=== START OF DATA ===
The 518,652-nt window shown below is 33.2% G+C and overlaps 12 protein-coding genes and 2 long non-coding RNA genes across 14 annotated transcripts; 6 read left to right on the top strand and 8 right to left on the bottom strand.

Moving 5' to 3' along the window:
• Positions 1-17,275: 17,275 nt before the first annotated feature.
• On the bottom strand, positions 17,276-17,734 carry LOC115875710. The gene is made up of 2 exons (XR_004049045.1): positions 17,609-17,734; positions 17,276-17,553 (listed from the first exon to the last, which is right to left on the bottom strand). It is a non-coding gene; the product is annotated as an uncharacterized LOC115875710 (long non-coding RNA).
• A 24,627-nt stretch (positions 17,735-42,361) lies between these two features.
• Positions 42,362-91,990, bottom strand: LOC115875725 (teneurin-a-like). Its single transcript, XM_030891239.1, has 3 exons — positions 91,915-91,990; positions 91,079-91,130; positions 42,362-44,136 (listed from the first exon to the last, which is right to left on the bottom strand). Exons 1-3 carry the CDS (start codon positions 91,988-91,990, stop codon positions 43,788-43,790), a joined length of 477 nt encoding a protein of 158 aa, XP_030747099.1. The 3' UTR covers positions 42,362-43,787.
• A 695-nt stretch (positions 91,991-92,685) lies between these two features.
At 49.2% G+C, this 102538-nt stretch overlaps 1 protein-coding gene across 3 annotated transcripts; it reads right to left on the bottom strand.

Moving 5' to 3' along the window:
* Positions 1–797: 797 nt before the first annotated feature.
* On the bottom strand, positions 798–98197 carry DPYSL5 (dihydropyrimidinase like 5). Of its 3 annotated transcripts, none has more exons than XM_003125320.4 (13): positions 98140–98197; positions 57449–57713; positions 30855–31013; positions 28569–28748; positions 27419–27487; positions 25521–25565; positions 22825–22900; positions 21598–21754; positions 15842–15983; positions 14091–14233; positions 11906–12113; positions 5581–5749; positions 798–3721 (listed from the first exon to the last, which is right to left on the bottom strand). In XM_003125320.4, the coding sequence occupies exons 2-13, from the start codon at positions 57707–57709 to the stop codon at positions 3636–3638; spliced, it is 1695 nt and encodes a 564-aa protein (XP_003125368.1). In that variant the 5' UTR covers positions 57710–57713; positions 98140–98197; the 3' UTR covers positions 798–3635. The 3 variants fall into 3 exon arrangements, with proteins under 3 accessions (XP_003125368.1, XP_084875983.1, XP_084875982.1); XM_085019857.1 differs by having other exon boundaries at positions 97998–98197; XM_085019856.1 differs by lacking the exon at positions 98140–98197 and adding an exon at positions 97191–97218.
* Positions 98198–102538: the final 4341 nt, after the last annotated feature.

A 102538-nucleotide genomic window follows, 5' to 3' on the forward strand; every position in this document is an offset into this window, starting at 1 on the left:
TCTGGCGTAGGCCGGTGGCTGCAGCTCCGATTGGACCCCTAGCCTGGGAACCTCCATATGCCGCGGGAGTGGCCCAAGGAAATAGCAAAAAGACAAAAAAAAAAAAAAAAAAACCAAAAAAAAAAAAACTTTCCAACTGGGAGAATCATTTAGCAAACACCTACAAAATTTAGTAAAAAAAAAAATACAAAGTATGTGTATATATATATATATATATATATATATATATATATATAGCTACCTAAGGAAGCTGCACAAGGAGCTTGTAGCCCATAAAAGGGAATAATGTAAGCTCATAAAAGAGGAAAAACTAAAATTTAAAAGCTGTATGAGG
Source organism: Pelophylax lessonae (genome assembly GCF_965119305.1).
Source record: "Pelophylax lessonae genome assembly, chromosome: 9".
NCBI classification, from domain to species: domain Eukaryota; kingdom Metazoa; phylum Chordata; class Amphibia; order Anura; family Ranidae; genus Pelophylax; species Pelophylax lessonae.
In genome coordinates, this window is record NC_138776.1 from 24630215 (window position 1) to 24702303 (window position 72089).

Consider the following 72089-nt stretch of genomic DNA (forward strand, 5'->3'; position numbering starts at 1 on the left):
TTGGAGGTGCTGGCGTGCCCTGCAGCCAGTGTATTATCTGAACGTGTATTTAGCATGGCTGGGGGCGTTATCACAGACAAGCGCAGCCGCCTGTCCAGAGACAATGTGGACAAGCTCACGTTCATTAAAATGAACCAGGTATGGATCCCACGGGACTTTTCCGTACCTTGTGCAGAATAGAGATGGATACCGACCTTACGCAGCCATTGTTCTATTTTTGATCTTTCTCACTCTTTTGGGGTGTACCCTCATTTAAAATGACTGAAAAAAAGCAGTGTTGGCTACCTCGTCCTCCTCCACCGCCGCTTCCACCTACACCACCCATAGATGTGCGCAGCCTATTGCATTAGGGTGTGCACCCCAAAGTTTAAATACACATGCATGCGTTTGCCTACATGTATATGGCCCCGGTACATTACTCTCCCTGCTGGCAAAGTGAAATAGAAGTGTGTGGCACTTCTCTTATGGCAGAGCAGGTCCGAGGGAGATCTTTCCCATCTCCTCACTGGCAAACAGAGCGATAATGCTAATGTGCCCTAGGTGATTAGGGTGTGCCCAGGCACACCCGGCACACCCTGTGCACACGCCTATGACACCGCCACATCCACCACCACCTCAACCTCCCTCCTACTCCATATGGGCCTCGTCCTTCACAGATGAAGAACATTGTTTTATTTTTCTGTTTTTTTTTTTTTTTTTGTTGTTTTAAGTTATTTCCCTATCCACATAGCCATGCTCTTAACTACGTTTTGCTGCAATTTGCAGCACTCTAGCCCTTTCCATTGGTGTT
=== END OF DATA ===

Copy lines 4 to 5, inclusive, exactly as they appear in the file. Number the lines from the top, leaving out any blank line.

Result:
• On the bottom strand, positions 17,276-17,734 carry LOC115875710. The gene is made up of 2 exons (XR_004049045.1): positions 17,609-17,734; positions 17,276-17,553 (listed from the first exon to the last, which is right to left on the bottom strand). It is a non-coding gene; the product is annotated as an uncharacterized LOC115875710 (long non-coding RNA).
• A 24,627-nt stretch (positions 17,735-42,361) lies between these two features.